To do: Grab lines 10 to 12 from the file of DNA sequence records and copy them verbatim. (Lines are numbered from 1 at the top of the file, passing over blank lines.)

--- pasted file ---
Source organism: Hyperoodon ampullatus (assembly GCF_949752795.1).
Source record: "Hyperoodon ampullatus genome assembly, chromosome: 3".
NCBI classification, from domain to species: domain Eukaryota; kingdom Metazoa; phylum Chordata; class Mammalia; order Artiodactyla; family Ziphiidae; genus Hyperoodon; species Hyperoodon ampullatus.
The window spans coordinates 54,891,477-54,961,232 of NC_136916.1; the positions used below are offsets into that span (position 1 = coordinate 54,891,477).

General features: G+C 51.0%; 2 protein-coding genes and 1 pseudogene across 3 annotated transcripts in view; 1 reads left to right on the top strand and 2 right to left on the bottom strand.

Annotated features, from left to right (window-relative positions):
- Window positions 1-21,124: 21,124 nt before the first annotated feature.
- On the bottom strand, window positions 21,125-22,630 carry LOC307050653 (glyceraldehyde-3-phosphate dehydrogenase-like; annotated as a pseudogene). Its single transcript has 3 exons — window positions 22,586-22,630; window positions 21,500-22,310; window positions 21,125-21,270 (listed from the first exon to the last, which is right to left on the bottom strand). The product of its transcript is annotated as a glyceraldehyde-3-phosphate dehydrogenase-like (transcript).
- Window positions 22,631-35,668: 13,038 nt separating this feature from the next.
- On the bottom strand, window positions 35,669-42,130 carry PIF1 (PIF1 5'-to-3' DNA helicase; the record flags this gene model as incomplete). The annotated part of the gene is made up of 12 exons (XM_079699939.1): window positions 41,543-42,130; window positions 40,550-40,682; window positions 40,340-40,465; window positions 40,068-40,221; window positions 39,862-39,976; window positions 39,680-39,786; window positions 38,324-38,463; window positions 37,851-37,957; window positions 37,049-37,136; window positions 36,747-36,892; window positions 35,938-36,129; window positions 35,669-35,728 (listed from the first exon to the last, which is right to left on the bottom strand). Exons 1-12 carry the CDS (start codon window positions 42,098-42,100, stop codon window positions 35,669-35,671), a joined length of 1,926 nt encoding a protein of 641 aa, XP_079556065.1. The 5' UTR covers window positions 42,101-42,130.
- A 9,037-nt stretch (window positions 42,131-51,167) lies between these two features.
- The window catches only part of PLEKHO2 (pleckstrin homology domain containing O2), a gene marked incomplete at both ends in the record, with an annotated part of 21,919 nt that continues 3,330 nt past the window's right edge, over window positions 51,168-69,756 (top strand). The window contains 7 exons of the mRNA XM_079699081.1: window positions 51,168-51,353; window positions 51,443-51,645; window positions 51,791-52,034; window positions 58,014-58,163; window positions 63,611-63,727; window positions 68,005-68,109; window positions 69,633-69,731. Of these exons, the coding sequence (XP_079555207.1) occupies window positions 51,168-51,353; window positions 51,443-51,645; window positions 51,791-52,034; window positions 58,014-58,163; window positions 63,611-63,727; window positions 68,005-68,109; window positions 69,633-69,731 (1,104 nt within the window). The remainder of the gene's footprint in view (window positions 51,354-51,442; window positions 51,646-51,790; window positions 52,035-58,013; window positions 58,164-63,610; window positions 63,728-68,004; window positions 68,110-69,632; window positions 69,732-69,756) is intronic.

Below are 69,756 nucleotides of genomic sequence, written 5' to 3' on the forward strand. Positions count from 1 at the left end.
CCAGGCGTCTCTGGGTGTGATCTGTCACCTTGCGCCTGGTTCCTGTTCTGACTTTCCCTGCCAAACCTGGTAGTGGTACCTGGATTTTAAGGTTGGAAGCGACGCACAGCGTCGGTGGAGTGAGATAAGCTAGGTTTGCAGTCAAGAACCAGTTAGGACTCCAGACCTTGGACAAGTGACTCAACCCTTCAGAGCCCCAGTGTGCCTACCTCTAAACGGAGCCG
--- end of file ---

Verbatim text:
- On the bottom strand, window positions 35,669-42,130 carry PIF1 (PIF1 5'-to-3' DNA helicase; the record flags this gene model as incomplete). The annotated part of the gene is made up of 12 exons (XM_079699939.1): window positions 41,543-42,130; window positions 40,550-40,682; window positions 40,340-40,465; window positions 40,068-40,221; window positions 39,862-39,976; window positions 39,680-39,786; window positions 38,324-38,463; window positions 37,851-37,957; window positions 37,049-37,136; window positions 36,747-36,892; window positions 35,938-36,129; window positions 35,669-35,728 (listed from the first exon to the last, which is right to left on the bottom strand). Exons 1-12 carry the CDS (start codon window positions 42,098-42,100, stop codon window positions 35,669-35,671), a joined length of 1,926 nt encoding a protein of 641 aa, XP_079556065.1. The 5' UTR covers window positions 42,101-42,130.
- A 9,037-nt stretch (window positions 42,131-51,167) lies between these two features.
- The window catches only part of PLEKHO2 (pleckstrin homology domain containing O2), a gene marked incomplete at both ends in the record, with an annotated part of 21,919 nt that continues 3,330 nt past the window's right edge, over window positions 51,168-69,756 (top strand). The window contains 7 exons of the mRNA XM_079699081.1: window positions 51,168-51,353; window positions 51,443-51,645; window positions 51,791-52,034; window positions 58,014-58,163; window positions 63,611-63,727; window positions 68,005-68,109; window positions 69,633-69,731. Of these exons, the coding sequence (XP_079555207.1) occupies window positions 51,168-51,353; window positions 51,443-51,645; window positions 51,791-52,034; window positions 58,014-58,163; window positions 63,611-63,727; window positions 68,005-68,109; window positions 69,633-69,731 (1,104 nt within the window). The remainder of the gene's footprint in view (window positions 51,354-51,442; window positions 51,646-51,790; window positions 52,035-58,013; window positions 58,164-63,610; window positions 63,728-68,004; window positions 68,110-69,632; window positions 69,732-69,756) is intronic.